The majority of tumors associated with the nonpolyposis form of familial colorectal cancer (HNPCC) shows a specific form of genetic instability which is manifested by length alterations of mono- or dinucleotide repeat sequences [e.g., (A)n or (CA)n]. This phenomenon was termed the RER+ (replication error-positive) phenotype, MSI or MIN (microsatellite instability), and found to result from defects in the cells' DNA mismatch repair system. This system recognizes and restores misincorporated bases or slippage errors which frequently occur during DNA replication. Loss of DNA mismatch repair therefore strongly accelerates the evolutionary process of mutagenesis and selection which underlies the development of cancer. In addition to mutation avoidance, DNA mismatch repair also plays a crucial role in the toxicity of a number of DNA-damaging drugs that are used in cancer chemotherapy. In experimental systems, mismatch-repair-deficient cells are highly tolerant to the methylating chemotherapeutic drugs streptozocin and temozolomide and, albeit to a lesser extent, to cisplatin and doxorubicin. These drugs are therefore expected to be less effective on mismatch-repair-deficient tumors in humans. MIN was also found in a substantial portion of sporadic (nonfamilial) human tumors. However, in many cases the extent of microsatellite instability was not as dramatic as found in HNPCC-related tumors and the underlying genetic defect is unclear. Therefore, while the mismatch repair status of tumors may become an important determinant in the choice of chemotherapeutic intervention, the significance of MIN in sporadic cancer remains elusive.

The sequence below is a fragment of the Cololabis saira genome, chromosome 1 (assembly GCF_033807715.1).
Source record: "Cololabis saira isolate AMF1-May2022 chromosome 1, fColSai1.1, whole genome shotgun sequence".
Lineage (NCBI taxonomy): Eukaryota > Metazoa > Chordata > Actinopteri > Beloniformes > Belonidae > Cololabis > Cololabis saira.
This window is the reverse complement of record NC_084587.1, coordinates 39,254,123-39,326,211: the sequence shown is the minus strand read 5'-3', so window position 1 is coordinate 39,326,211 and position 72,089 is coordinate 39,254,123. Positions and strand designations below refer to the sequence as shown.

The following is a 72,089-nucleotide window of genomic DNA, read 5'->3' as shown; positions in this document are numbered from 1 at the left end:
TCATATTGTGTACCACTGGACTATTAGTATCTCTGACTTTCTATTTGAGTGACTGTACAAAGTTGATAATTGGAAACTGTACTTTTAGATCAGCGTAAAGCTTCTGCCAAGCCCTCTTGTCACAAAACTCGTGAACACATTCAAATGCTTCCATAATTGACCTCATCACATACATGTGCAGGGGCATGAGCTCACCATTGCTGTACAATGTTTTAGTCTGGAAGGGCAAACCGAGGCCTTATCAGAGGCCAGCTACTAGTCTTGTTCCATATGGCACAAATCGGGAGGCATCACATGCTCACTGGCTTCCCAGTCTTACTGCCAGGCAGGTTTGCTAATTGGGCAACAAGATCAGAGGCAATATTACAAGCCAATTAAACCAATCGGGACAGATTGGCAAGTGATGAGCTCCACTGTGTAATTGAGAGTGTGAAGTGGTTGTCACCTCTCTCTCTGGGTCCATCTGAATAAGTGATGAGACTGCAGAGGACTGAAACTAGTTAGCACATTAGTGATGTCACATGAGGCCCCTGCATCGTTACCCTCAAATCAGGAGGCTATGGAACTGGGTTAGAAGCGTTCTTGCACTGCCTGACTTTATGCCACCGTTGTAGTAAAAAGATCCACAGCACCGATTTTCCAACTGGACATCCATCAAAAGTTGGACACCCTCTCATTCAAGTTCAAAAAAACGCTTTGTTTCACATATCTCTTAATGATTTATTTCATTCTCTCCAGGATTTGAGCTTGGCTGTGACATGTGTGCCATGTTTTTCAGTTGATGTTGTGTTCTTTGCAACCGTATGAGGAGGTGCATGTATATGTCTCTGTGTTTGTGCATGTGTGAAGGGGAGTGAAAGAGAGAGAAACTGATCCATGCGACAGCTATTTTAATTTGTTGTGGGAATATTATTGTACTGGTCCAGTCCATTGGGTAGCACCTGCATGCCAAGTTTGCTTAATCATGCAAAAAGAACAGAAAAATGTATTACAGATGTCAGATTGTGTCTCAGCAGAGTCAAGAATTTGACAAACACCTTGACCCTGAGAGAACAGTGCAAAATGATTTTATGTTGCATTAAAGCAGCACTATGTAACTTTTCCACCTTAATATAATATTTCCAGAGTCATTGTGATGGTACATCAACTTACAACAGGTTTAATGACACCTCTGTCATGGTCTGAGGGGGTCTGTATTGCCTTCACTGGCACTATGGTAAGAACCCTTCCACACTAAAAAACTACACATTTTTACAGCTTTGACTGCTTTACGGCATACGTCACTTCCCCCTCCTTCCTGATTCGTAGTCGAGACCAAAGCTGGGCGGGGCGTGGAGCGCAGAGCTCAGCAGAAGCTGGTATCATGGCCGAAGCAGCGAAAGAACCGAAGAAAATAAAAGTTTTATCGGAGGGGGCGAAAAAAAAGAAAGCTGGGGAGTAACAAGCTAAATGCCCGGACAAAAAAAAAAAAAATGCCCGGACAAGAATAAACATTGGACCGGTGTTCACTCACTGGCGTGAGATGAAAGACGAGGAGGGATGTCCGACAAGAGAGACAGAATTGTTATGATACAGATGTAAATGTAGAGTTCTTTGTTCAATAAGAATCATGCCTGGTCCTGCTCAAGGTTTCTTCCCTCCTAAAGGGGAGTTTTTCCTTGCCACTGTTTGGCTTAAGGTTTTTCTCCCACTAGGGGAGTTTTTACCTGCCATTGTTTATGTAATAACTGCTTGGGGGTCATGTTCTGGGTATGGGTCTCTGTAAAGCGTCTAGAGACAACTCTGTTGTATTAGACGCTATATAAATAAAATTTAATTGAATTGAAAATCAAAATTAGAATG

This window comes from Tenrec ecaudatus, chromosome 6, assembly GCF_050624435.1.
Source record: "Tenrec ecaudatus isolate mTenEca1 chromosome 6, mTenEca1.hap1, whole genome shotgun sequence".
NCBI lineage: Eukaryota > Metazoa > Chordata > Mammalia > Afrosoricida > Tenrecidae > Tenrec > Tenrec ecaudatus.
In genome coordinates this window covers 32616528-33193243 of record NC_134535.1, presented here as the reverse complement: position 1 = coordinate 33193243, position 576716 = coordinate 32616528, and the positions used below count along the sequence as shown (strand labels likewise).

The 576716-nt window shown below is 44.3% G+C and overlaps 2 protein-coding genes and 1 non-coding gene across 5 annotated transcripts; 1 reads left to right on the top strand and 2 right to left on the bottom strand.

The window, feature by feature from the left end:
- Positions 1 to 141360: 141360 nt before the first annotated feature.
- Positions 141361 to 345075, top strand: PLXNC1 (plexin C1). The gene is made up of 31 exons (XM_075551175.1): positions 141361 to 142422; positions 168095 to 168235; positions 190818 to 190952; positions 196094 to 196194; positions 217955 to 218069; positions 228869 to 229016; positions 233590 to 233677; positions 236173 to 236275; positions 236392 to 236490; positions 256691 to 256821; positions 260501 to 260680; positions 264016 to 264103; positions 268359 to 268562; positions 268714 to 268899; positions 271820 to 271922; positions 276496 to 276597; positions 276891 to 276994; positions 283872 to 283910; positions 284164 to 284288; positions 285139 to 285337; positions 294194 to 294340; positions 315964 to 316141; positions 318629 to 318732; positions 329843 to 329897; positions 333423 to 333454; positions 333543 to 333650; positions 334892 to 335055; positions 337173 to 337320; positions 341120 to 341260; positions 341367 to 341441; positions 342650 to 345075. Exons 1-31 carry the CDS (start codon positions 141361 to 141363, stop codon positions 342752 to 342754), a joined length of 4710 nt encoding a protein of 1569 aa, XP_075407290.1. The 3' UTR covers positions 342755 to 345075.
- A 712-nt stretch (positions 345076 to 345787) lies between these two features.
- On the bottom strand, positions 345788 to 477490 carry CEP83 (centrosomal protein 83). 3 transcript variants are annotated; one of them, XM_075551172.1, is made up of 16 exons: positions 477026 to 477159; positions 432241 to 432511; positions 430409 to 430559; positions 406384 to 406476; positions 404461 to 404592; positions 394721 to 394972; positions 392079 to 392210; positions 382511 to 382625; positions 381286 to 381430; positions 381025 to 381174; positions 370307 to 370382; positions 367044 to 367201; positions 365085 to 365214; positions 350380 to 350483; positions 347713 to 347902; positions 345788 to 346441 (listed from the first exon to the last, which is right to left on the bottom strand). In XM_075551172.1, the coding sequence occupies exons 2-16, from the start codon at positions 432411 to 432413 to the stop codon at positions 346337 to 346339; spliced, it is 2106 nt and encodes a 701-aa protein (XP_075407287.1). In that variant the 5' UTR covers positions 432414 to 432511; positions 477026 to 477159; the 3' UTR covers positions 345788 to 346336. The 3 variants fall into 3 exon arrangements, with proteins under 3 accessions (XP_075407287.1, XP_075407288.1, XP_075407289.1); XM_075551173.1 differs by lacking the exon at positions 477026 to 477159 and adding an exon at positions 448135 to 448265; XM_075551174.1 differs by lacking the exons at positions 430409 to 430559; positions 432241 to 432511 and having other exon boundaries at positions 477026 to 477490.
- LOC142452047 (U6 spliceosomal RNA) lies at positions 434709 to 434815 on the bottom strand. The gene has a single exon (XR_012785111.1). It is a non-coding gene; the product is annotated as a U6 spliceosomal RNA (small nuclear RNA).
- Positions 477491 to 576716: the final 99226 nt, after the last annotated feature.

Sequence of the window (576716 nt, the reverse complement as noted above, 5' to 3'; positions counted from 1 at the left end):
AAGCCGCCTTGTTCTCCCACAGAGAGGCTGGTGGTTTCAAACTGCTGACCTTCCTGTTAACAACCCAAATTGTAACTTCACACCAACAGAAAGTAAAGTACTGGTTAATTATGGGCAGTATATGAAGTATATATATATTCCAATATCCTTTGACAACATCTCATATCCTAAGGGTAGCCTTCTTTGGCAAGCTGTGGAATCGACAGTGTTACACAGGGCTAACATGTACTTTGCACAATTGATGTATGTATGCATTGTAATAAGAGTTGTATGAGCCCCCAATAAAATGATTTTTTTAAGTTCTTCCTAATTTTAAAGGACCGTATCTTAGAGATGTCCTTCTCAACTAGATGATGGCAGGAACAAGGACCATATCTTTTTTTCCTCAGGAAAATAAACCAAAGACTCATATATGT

Copyright 1999 Academic Press.